the new york post reprints cryptic crosswords from the times. in the united states, cryptics are sometimes known as "british-style" crosswords. the definition, which usually exactly matches the part of speech, tense, and number of the answer, is in essence the same as any 'straight' crossword clue, a synonym for the answer. "compiler", or the name or codename of the compiler (if visible by the crossword), codes for some form of the pronoun "i, me, my, mine". india the telugu publication sakshi carries a "tenglish" (telugu-english, bilingual) cryptic crossword;[9] the prajavani crossword (kannada) also employs cryptic wordplay. the crossword editor is phil mcneill, who took over from kate fassett in early 2009. bell was the first to set the times crossword from 1930[16] and was one of those responsible for establishing its distinctive cryptic style. july 2006 "puzzlecraft" section in games magazine on cryptic crossword construction noted that for cryptic crosswords to be readily solvable, no fewer than half the letters for every word should be checked by another word for a standard cryptic crossword, while nearly every letter should be checked for a variety cryptic crossword. independent is a relative newcomer but is generally regarded as a source of some of the most innovative crosswords.

most cryptic crosswords provide the number of letters in the answer, or in the case of phrases, a series of numbers to denote the letters in each word: "cryptic crossword" would be clued with "(7,9)" following the clue. the crossword setters do their best to stick to these rules when writing their clues, and solvers can use these rules and conventions to help them solve the clues. crosswords often appear in british literature, and are particularly popular in murder mysteries, where they are part of the puzzle. the daily puzzle is edited by eimi (mike hutchinson) and the fiendish inquisitor puzzle is edited by john henderson whose predecessor was the late former times crossword editor mike laws. in finnish, this type of crossword puzzle is known as piilosana (literally "hidden word"), while krypto refers to a crossword puzzle where the letters have been coded as numbers. it's helpful to commit to memory many of the repetitive words, especially the crosswordese, that appear in crossword puzzles. to solve cryptic crosswords from puzzazz (american style, some british info). the nation’s cryptic crosswords (american style, with some notes specific to the nation). the last of crozier's crosswords was published in the irish times on 22 october 2011.

minor exception: simple abbreviations may be used to spice up the process; e.[37] among non-crime writers, crosswords often feature in the works of p. colin dexter himself set crosswords for the oxford times for many years and was a national crossword champion. basic principle of fairness was set out by listener setter afrit (alistair ferguson ritchie) in his book armchair crosswords (1946), wherein he credits it to the fictional book of the crossword:We must expect the composer to play tricks, but we shall insist that he play fair. crossword puzzle solutions and statisticsA good crossword puzzle solver doesn't necessarily know all the answers but what she/he does know are the following tips and tricks. learning these, or being able to spot them, is a useful and necessary part of becoming a skilled cryptic crossword solver. typical cryptic crossword grid is generally 15×15, with half-turn rotational symmetry. compilers of the guardian's cryptic crosswords include araucaria, enigmatist, pasquale, paul (john halpern again), rufus, and the late bob smithies (bunthorne). studies by friedlander and fine, based on a large-scale survey of 805 solvers of all ability (mainly uk-based), suggest that cryptic crossword solvers are generally highly academically able adults whose education and occupations lie predominantly in the area of scientific, mathematical or it-related fields.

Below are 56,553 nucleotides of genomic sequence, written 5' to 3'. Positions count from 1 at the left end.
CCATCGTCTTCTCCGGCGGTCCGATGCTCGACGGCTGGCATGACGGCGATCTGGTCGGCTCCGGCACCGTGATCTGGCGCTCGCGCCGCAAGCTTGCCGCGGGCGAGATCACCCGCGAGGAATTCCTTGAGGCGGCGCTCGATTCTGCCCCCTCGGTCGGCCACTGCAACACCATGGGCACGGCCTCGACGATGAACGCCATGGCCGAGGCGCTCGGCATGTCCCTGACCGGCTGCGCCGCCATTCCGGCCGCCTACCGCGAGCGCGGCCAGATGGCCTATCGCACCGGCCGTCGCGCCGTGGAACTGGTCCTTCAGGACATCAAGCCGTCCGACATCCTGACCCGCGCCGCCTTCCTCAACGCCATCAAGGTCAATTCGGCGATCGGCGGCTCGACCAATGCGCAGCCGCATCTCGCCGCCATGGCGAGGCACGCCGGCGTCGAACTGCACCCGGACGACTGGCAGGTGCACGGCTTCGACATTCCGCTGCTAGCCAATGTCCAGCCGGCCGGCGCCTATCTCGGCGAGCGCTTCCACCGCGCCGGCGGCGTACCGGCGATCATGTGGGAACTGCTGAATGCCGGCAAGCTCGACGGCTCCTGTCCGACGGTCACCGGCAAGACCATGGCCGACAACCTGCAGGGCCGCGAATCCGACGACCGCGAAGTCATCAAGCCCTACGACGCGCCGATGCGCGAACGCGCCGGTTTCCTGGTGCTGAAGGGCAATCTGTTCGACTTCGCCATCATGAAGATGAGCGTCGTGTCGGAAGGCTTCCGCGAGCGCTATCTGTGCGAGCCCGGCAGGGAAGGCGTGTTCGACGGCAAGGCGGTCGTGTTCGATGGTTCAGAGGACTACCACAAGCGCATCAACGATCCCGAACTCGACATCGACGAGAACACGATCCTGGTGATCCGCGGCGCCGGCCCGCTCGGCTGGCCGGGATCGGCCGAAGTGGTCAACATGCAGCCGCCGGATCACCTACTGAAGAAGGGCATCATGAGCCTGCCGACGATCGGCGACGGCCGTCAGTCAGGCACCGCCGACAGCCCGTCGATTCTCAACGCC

Crossword puzzle answers: August 15, 2016

)" = sta or indirectly with an abbreviated word as part of the clue, "rr stop" = sta. another example:Would give the answer veto; in the cryptic sense, spoil works as an anagram indicator for vote, while the whole clue is, with a certain amount of licence allowed to crossword setters, a definition.(esp abbreviated in formal correspondence) in or during the previous month: a letter of the 7th ultimo, ult. abbreviations may be as simple as 'west' = w, 'new york' = ny, but may also be more difficult. the sunday crossword is a syndicated crossword from the uk newspaper the observer. there are other differences like nounal anagram indicators and in current times crosswords, unindicated definition by example: "bay" in the clue indicating horse in the answer, without a qualification like "bay, perhaps". it's almost certainly the oldest kind of cryptic clue: cryptic definitions appeared in the uk newspaper puzzles in the late 1920s and early 1930s that mixed cryptic and plain definition clues and evolved into fully cryptic crosswords. (the times was a relatively late adopter: the telegraph crossword started in 1925, and the guardian in 1929. multiple word answers are now common in crossword puzzles and gone are the days when they were noted in the clue.

so many places of inflexibility mean there's bound to be crossword glue required. the australian puzzle publishers "lovatts" regularly puts out cryptic crossword puzzle books. torquemada (edward powys mathers), who set for the saturday westminster from 1925 and for the observer from 1926 until his death in 1939, was the first setter to use cryptic clues exclusively and is often credited as the inventor of the cryptic crossword. type of clue is common in british and canadian cryptics but is a bit less common in american cryptics; in american-style crosswords, a clue like this is generally called a punny clue. the observer also features a standard cryptic crossword, the everyman, compiled by allan scott. some of the time that this magazine was edited by tina brown (1997–1999), it included a small (8×10) barred-grid cryptic crossword, set by a range of american and canadian setters. (uk: "advanced") cryptic crosswords typically use a "barred grid" with no black squares and a slightly smaller size; 12×12 is typical.[11] since 1994, enigmista ennio peres has challenged italians annually with il cruciverba più difficile del mondo (the world's most difficult crossword), which has many features in common with english-style cryptics. are popular with crossword compilers for cluing individual letters or short sections of the answer.